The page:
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Mayor Rob Ford is legendary for endless constituency meetings and tireless returning of phone calls, but a new release of his schedule suggests he has trimmed back his daily activity.

A copy of Mr. Ford's schedule from January through February, obtained through a Freedom of Information request, shows three entirely blank pages in his weekly calendar, a marked departure from the human dynamo rendered in previous daybook releases.

Aside from those three slow weeks, most days show no more than four appointments, mainly ribbon-cuttings and unspecified constituent meetings.

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A more likely explanation for the empty schedule is a quiet shift in the way Mr. Ford's appointments are recorded.

In March, a release of the mayor's schedule tracking his activity from Nov. 1 to Jan. 31 laid out an exhausting list of up to 14 appointments a day. That version of the calendar caused alarm in the mayor's office after media outlets began investigating some of the people the mayor met, including developer Mario Cortellucci and businessman Jonathan Vrozos.

The mayor's office has deliberately withheld names from subsequent calendar entries.

"There was some information provided in previous [Freedom of Information releases]that should not have been released," said Adrienne Batra, the mayor's press secretary, who added that staff have moved to a different system of keeping appointments. "Names of constituents with whom the mayor met should have been held back."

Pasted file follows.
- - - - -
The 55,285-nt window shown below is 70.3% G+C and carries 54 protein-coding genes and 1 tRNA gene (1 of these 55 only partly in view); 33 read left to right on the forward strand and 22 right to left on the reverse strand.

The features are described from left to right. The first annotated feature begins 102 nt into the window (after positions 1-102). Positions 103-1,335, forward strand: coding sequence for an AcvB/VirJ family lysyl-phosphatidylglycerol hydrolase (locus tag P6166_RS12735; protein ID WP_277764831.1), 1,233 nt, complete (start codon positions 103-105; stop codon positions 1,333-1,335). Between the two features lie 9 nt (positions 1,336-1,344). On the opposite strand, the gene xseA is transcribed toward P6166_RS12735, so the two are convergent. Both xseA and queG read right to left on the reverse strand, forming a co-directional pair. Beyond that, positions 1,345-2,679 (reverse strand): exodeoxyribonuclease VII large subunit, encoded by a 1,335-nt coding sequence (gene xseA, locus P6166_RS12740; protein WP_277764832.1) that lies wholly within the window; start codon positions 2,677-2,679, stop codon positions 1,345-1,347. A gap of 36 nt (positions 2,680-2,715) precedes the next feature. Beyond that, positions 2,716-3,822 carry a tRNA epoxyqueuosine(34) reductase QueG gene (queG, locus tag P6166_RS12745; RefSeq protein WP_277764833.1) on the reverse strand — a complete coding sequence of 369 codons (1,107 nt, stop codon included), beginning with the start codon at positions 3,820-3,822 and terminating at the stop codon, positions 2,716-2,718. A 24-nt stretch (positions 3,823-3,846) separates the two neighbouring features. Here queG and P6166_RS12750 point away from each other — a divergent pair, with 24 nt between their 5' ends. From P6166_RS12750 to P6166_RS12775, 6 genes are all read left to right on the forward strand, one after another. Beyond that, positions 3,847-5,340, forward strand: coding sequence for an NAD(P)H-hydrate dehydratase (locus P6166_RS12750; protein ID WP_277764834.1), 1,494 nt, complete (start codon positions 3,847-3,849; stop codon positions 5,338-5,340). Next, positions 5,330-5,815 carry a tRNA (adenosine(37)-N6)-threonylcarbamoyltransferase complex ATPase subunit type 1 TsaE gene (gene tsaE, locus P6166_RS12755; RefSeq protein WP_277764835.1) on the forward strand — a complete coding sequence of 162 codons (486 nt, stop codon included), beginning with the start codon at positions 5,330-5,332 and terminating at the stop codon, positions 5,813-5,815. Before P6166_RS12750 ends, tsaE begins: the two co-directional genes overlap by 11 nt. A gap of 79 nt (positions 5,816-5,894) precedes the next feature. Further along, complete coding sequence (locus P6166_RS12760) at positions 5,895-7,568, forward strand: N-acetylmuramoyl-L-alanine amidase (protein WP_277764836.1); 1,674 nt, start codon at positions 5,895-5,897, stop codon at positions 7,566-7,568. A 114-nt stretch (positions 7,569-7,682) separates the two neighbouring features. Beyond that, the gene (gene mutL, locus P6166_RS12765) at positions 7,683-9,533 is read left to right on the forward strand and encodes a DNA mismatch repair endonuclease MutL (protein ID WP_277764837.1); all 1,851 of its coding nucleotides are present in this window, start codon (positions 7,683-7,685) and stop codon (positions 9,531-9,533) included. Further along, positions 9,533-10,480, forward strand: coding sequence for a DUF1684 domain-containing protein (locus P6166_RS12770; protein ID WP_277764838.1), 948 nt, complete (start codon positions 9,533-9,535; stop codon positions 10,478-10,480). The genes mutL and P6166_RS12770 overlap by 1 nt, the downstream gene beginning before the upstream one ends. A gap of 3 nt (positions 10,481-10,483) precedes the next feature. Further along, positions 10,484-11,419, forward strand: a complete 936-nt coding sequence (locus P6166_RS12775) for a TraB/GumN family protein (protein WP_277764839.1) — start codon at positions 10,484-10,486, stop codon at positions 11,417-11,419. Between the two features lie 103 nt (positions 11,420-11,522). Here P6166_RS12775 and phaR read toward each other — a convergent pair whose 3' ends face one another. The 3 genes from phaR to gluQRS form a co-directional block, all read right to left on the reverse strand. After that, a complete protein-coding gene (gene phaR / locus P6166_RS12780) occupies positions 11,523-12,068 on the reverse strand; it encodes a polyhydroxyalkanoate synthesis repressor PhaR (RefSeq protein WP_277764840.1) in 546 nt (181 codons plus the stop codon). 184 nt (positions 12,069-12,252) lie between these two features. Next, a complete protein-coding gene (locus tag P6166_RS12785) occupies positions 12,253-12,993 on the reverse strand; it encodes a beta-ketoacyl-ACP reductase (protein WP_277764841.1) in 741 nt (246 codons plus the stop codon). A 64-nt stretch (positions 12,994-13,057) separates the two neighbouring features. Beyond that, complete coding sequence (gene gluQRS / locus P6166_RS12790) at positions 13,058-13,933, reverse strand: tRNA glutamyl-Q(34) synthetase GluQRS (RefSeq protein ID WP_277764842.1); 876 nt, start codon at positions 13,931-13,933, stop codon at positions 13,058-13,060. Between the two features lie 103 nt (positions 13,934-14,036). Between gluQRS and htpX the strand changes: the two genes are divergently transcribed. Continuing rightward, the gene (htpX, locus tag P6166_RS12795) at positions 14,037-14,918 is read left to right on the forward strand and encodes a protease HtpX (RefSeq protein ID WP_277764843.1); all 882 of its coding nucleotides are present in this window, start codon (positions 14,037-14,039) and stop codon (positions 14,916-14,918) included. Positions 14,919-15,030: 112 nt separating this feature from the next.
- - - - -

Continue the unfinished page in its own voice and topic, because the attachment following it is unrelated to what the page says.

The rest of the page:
Neither version of the calendar document the time Mr. Ford spends returning constituent phone calls or attending to complaints beyond the confines of city hall, two priorities that, by his own admission, take up considerable chunks of the mayor's time.

"These calendars don't record everything the mayor is up to," said Ms. Batra. "He's actually at city hall in meetings on a lot of those days when the calendar looks blank."

One of the mayor's most vocal critics, Councillor Adam Vaughan, said the mayor's vanishing schedule raises accountability issues.

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"He clearly doesn't think the city's business is a public issue," said Mr. Vaughan. "If he leaves a paper trail someone is going to ask a question. He wants to hide it."

Under David Miller, the mayor's office would openly release an advance schedule of daily appointments, something Mr. Ford has resisted.

"He's following the same game plan as Stephen Harper, he doesn't tell you much and doesn't talk to you much," said Mr. Vaughan. "It's not normal for a mayor to be like that. He would rather do the public's business in private."



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About the Author
National reporter

Patrick previously worked in the Globe's Winnipeg bureau, covering the Prairies and Nunavut, and at Toronto City Hall. He is a National Magazine Award recipient and author of the book Mountie In Mukluks. More

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